EPA Regulations and the Electricity Sector
EPA Administrator Lisa Jackson signed off on final mercury and air toxic standards last week. Some groups state that the public health benefits of the standards are important. Others argue that these standards will drive a significant number of existing coal-fired power plants into retirement—and this potential outcome is exacerbating concerns about the reliability of generation supply, electricity price stability, and industry revenues.
According to new research from a team of RFF experts, the electricity sector is expected to comply with the rules without major disruptions. They find that the regulations lead to major investments in pollution control technologies, but no substantial reductions in generating capacity before 2020. The regulations may also lead to small electricity price increases and decreases in producer profits.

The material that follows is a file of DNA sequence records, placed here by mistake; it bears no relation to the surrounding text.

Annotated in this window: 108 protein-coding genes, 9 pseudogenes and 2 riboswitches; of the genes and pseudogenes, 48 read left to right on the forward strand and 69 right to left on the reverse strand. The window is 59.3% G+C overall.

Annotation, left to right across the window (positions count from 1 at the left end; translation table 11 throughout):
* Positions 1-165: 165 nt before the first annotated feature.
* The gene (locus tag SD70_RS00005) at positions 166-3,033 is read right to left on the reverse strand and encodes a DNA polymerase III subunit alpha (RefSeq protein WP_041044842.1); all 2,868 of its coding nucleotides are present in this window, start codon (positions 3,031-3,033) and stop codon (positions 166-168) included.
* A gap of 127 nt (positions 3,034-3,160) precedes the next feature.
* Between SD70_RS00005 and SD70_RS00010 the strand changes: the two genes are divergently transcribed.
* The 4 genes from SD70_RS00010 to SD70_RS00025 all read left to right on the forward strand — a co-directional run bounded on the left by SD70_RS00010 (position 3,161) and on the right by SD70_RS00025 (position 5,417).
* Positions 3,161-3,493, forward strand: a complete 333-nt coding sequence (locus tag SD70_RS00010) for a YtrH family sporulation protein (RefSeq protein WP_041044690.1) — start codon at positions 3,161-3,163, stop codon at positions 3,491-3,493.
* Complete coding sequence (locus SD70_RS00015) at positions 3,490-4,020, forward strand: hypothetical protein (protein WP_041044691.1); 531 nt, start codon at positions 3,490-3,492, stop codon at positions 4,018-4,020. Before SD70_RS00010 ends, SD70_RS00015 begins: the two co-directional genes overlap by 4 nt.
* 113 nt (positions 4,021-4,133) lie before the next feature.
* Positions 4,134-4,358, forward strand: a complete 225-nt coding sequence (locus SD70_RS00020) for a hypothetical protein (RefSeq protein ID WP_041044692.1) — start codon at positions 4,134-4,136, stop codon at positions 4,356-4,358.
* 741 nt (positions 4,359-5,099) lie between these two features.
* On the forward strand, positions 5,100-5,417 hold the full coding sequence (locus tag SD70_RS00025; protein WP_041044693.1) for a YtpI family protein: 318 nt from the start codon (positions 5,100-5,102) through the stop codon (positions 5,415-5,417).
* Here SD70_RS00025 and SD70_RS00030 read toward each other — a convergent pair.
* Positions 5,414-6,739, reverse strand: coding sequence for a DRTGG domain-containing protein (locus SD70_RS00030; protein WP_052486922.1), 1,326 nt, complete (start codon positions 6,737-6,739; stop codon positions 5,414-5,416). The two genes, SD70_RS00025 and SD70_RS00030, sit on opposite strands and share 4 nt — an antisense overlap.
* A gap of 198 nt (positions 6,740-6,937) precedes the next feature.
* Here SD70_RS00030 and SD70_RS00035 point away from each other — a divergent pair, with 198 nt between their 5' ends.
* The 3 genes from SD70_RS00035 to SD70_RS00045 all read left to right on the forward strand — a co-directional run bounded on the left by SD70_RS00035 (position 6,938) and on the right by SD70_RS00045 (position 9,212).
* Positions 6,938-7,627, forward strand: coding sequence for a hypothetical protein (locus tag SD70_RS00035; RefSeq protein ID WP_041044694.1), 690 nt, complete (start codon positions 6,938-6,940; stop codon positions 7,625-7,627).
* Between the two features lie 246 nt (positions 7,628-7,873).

Governance Innovations for Water Management
Last week, American Rivers announced the 2012 list of America’s Most Endangered Rivers, with the Potomac River ranked in first place. Cleaning up the river will require coordinated actions among the diverse stakeholders in the Potomac watershed, which stretches across four states and the District of Columbia.
In a new issue brief, RFF Center for the Management of Ecological Wealth Co-Director Lynn Scarlett outlines the challenges of governance among multiple jurisdictions within the same watershed and identifies potential solutions. She suggests that “network governance” could make the management of watersheds more flexible and responsive, while maintaining accountability.
EPA’s Power Plant Standards
This week EPA will hold two public hearings on its proposed greenhouse gas emissions standards for power plants. RFF Resident Scholar Nathan Richardson made some quick observations about the rule, discussing the net costs, the rule’s flexibility, how the standards could change over time, and how the rule interacts with other rules for coal.